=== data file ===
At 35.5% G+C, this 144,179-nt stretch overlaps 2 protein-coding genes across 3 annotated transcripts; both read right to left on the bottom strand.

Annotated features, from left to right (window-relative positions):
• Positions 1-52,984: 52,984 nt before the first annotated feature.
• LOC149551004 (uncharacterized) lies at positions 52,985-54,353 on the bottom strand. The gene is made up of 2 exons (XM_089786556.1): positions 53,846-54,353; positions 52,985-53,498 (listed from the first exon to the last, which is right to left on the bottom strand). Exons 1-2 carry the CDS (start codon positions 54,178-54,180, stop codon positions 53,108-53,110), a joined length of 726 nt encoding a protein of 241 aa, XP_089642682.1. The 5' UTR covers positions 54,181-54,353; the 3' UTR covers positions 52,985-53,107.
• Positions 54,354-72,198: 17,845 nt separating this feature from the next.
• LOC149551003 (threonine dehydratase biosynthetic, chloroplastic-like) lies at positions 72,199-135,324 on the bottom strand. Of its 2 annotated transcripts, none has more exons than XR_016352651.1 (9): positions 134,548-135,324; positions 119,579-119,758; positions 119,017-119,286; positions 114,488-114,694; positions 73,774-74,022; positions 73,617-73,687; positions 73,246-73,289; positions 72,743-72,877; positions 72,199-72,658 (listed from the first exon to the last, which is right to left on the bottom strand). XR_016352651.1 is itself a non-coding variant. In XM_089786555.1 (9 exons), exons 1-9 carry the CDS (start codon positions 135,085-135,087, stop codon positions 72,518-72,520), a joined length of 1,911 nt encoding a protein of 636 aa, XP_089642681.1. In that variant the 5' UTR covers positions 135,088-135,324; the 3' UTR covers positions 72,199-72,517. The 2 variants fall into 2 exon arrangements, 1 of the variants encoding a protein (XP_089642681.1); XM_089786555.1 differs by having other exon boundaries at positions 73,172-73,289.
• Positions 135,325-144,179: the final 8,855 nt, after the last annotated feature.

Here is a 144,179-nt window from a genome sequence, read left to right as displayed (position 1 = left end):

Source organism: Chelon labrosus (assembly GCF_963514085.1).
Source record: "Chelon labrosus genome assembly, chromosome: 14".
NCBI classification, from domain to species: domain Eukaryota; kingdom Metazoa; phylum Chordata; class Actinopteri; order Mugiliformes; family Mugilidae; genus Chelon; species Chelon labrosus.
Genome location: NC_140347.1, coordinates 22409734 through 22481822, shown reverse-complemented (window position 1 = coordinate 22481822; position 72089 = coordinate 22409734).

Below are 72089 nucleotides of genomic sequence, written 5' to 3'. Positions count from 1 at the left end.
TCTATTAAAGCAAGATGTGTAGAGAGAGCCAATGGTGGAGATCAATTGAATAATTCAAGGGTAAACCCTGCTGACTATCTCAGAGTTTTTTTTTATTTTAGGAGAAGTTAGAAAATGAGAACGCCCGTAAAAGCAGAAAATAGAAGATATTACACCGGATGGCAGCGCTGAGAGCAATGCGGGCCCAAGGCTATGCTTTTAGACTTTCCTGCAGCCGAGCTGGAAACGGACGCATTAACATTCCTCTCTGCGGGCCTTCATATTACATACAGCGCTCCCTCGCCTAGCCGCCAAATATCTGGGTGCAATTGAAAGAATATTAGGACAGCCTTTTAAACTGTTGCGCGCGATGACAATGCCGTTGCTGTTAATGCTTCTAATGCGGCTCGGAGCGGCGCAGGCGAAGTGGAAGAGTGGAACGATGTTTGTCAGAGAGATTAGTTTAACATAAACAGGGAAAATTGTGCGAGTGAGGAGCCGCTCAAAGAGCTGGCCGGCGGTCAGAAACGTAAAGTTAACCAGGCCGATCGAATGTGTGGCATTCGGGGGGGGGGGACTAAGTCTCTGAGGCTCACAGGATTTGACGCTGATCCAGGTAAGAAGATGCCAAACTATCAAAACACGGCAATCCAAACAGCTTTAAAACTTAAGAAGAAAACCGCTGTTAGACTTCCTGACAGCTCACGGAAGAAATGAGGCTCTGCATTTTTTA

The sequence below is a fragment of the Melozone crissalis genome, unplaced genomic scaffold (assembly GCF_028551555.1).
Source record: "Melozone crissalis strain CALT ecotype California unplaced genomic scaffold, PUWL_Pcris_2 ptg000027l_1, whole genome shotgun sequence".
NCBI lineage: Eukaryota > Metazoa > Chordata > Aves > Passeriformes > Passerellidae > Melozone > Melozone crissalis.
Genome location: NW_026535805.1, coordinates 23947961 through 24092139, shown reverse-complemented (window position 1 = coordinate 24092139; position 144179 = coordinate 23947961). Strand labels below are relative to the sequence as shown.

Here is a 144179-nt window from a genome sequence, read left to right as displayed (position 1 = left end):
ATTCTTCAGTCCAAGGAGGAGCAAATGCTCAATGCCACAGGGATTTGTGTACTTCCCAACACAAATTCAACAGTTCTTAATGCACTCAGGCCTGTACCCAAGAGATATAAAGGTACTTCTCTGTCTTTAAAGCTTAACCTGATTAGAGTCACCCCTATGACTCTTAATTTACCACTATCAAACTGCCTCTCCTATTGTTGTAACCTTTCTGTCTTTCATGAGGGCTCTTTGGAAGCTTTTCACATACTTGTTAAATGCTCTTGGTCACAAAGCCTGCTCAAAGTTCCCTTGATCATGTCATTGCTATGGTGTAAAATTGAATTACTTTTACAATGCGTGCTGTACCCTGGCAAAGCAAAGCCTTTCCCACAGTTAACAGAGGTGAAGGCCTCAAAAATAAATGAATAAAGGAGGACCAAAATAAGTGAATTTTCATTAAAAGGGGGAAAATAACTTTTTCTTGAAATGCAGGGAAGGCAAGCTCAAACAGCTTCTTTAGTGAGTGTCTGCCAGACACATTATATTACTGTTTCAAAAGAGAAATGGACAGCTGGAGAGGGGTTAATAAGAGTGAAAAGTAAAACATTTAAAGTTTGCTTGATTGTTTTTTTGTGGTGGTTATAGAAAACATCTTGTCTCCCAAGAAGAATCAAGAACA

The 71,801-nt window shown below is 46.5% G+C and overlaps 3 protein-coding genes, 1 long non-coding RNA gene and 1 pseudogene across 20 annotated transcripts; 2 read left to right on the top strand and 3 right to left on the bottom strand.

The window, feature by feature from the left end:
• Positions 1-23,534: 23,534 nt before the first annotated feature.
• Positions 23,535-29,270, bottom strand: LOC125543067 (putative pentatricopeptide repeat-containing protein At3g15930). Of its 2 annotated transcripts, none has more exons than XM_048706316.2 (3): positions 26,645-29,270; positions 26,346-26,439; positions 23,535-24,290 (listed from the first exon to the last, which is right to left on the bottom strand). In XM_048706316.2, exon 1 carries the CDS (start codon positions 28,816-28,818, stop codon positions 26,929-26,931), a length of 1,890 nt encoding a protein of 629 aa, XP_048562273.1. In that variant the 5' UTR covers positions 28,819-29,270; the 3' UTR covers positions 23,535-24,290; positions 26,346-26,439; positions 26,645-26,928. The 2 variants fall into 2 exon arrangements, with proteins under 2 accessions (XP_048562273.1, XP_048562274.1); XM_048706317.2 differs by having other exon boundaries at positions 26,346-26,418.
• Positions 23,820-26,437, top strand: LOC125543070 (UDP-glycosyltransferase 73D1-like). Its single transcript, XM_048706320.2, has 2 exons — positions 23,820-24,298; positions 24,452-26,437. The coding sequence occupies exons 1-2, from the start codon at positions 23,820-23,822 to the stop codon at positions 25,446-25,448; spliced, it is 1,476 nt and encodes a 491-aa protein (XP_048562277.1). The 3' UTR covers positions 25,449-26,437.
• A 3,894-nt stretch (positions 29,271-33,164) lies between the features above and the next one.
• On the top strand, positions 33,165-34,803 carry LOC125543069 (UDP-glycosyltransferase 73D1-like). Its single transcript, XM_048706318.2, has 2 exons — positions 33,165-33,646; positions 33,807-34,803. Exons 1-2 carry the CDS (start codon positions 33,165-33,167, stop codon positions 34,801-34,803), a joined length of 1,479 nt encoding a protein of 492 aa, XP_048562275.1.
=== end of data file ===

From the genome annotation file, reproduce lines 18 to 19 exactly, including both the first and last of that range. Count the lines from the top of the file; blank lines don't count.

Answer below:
Genome location: NW_026535805.1, coordinates 23947961 through 24092139, shown reverse-complemented (window position 1 = coordinate 24092139; position 144179 = coordinate 23947961). Strand labels below are relative to the sequence as shown.

Here is a 144179-nt window from a genome sequence, read left to right as displayed (position 1 = left end):